Welcome Songs Vol. III
Rejoice In The Lord Alway (The Bell Anthem)
Chaconne – two in one upon a ground from Dioclesian
Close Thine Eyes And Sleep Secure
Boreas, Boreas Blow
O All Ye People, Clap Your Hands
Come, My Hearts, Play Your Parts
Overture in D minor
Thy Genius, Lo!
O Praise the Lord, All Ye Heathen
Retir’d From Any Mortal’s Sight
Welcome songs –
What Shall Be Done In Behalf Of The Man
From Those Serene And Rapturous Joys
Harry Christophers Conductor
One of the splendid things about this disc is that, like the first three volumes in the series, it delivers much more than it promises. There is much more here than the two Welcome Songs for King Charles and his brother. There are anthems, instrumental interludes, drinking and theatre songs, several from the decade after Charles’s reign too. The Sixteen is also an excellent understatement. Nine singers are joined by a seventeen strong instrumental ensemble. The singers perform as soloists as well as choir, the players similarly.
The Bell Anthem, which launches the disc, is paced beautifully. I think I sang every voice in this at school as a teenager and listening to it here, I realise how far I was from mastering it. It is so often the way with Purcell’s music: just easy enough to be sung by good amateurs but once a truly fine group takes it on, the difference is extraordinary. His great gift was to keep Charles’s foot tapping in the royal apartments and chapels, without making the hyperbole of the poet’s royal flattery ridiculous. Charles did not take himself too seriously and so would probably have smiled indulgently at the absurd praise, sharing the half joke; the performers careful enough of political propriety not to treat such court flummery as comic theatre. His brother James seems to have had very little sense of humour and would have taken the nonsense of the Welcome Songs at face value.
The earlier of the Welcome Songs here, What Shall Be Done In Behalf Of Man, is all about James who returned to London in 1682 after three years in Edinburgh as Charles’ Lord Commissioner. Charles had been crowned at Scone, near Perth, as King of Scots in 1651, long before his restoration in England. As it turned out, he was the last King to have a coronation there. Scottish politics, and Charles and James’s management of them, were never anything but fraught and duplicitous and the words Purcell set cleverly seem to mean at least two things at once: loyal flattery on the surface, a warning against machination just below it. James, despite his Catholicism in a Calvinist country, had been reasonably popular in Edinburgh, where he lived in the freshly modernised Holyrood Palace, as comfortable as Whitehall but his time there was not a reward, it was seen as partial banishment for getting in the way of Charles’s policies in London. His return was more about the need to cement James in the succession than any genuine agreement.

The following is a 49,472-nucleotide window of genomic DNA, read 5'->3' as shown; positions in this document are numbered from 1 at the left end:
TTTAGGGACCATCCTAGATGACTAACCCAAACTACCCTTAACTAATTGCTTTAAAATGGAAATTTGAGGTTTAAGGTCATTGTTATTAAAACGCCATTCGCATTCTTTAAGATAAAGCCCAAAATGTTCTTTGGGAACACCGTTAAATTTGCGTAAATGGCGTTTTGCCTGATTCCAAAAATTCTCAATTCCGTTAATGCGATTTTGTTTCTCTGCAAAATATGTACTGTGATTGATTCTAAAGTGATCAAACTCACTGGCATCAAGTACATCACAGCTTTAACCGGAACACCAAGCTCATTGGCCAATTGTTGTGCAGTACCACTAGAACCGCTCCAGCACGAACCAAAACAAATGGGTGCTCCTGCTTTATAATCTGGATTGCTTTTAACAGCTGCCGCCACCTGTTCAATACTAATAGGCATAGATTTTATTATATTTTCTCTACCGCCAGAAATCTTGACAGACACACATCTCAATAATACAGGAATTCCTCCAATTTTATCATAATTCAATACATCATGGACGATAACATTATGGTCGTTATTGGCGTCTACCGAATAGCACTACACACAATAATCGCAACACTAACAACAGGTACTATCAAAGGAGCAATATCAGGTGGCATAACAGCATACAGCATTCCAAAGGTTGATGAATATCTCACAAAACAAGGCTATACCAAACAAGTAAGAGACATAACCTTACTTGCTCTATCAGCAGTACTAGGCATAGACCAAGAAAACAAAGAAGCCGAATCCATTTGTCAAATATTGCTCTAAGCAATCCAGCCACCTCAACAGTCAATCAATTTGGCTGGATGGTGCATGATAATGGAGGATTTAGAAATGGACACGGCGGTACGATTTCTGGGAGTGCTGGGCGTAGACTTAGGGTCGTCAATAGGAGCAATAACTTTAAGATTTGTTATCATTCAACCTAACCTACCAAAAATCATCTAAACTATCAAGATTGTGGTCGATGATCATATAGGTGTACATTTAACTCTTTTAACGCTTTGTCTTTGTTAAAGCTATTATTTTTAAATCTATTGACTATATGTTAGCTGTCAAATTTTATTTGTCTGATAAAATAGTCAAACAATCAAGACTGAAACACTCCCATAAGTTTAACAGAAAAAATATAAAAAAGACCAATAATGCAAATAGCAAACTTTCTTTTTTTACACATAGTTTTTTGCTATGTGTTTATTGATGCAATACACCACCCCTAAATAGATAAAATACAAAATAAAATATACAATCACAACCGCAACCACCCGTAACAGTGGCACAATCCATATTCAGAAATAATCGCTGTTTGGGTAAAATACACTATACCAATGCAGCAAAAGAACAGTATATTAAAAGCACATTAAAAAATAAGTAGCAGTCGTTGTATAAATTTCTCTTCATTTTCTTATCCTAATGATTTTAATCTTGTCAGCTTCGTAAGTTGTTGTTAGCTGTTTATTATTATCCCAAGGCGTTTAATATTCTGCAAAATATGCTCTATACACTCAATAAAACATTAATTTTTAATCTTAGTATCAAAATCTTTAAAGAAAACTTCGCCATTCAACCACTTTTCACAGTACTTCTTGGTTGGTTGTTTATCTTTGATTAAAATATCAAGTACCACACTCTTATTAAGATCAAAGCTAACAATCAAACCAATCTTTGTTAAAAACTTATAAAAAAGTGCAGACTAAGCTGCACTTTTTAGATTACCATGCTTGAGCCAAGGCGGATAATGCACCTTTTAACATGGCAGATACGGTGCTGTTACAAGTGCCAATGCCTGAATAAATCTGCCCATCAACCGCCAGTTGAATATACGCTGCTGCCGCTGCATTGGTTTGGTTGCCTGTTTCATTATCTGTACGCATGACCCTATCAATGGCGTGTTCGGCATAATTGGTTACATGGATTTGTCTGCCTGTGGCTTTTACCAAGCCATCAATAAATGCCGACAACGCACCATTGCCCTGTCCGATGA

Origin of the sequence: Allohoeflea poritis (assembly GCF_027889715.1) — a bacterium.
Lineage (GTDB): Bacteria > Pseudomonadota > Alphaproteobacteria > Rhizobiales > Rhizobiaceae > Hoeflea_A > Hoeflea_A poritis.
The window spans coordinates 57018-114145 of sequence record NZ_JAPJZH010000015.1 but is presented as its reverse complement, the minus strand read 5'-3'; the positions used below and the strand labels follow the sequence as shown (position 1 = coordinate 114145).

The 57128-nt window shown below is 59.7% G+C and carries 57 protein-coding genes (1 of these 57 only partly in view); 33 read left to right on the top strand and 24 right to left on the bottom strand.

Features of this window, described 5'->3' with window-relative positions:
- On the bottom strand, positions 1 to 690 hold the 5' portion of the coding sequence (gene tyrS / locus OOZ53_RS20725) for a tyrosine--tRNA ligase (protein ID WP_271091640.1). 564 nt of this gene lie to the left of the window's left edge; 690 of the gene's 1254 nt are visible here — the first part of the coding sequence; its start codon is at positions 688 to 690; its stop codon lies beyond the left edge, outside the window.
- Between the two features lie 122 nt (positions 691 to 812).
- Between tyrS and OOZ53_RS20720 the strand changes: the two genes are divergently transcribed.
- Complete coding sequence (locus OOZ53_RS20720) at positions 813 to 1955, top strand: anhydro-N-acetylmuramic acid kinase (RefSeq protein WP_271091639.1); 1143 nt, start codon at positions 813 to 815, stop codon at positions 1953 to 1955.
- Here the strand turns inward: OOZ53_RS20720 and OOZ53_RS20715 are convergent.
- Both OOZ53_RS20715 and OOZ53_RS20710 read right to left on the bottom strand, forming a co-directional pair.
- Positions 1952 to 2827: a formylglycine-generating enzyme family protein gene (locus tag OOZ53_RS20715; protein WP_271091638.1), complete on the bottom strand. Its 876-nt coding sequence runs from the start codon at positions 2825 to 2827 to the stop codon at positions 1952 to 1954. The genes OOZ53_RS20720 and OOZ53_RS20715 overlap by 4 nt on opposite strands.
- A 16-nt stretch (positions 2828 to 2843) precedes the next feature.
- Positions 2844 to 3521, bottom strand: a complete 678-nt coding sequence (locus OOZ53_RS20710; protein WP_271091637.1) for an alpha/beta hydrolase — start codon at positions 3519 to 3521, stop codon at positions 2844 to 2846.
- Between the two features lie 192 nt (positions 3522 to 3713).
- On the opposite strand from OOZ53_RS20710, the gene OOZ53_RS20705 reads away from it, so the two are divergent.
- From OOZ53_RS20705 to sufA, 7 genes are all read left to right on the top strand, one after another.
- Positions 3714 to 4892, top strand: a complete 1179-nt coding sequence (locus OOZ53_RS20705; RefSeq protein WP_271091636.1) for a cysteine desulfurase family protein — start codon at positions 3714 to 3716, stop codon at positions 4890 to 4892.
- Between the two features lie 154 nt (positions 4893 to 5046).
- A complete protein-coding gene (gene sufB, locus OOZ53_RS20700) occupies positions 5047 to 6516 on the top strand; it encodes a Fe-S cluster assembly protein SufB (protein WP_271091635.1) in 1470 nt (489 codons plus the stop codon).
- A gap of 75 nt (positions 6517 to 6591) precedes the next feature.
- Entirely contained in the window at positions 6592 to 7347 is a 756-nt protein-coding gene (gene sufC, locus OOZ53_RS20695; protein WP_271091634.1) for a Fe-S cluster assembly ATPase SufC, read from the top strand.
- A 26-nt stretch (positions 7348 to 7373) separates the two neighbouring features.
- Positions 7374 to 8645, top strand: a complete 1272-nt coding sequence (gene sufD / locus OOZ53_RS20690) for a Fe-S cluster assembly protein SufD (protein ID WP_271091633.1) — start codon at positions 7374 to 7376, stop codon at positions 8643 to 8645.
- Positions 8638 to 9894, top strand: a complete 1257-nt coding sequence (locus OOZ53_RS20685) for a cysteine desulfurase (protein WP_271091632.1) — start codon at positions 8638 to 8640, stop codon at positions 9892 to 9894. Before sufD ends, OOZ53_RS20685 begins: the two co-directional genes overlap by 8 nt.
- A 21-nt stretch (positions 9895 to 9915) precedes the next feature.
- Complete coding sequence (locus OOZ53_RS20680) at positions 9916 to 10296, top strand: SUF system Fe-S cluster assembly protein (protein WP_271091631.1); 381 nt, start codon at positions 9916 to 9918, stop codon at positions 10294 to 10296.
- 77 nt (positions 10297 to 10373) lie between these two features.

Two years later Thomas Flatman wrote ‘from those serene and rapturous joys a country life alone can give, exempt from tumult and from noise’. He was referring to Newmarket, where Charles liked to spend the summer watching the racing. The second verse, though, is full of politics. ‘Behold th’indulgent Prince is come to view the conquests of his mercy shown to the new proselytes of his mighty town.’ Charles in 1684 was being anything but indulgent to London’s opposition Whig dissenters. That summer he had reshuffled his cabinet, demoting advocates of religious and political toleration like Lord Halifax (who wrote, ‘an absolute government is neither so happy nor so safe as that which is tempered by laws and which sets bounds to the authority of the prince’), imprisoning Quakers and ruling without calling a Parliament – the closest he ever came to the repressive actions of his father. By December, three months after this song was performed, those who were suspected of resisting him in Scotland were being summarily rounded up by James Drummond, Lord Chancellor of Scotland, tortured and executed within hours. Flatman, by going over the top in his welcome in praising Charles as bringer of peace, was just being prudent, even if wilfully inaccurate. Ironically, the lines ‘nor does the sun more comfort bring when he turns winter into spring’ were not prophetic, for Charles died of a stroke and uraemia the following January and James VII (Scotland) and II (England) was kicked out after three years for trying to carry on the autocracy.
As we have come to expect from The Sixteen, the musicianship is exemplary. Harry Christophers always finds a balance in his forces between retaining intimacy and the fact that these were not pieces for normal domestic surroundings but for the Palace of Whitehall (probably the surviving Banqueting House with its Rubens ceilings installed for Charles and James’ grandfather, the original Unionist James VI & I) and the theatre a mile or so down river at Dorset Gardens, just passed The Temple, which seated 850 and so was similar in size to most modern West End theatres. These are likely to be regarded as the standard performances for some years to come.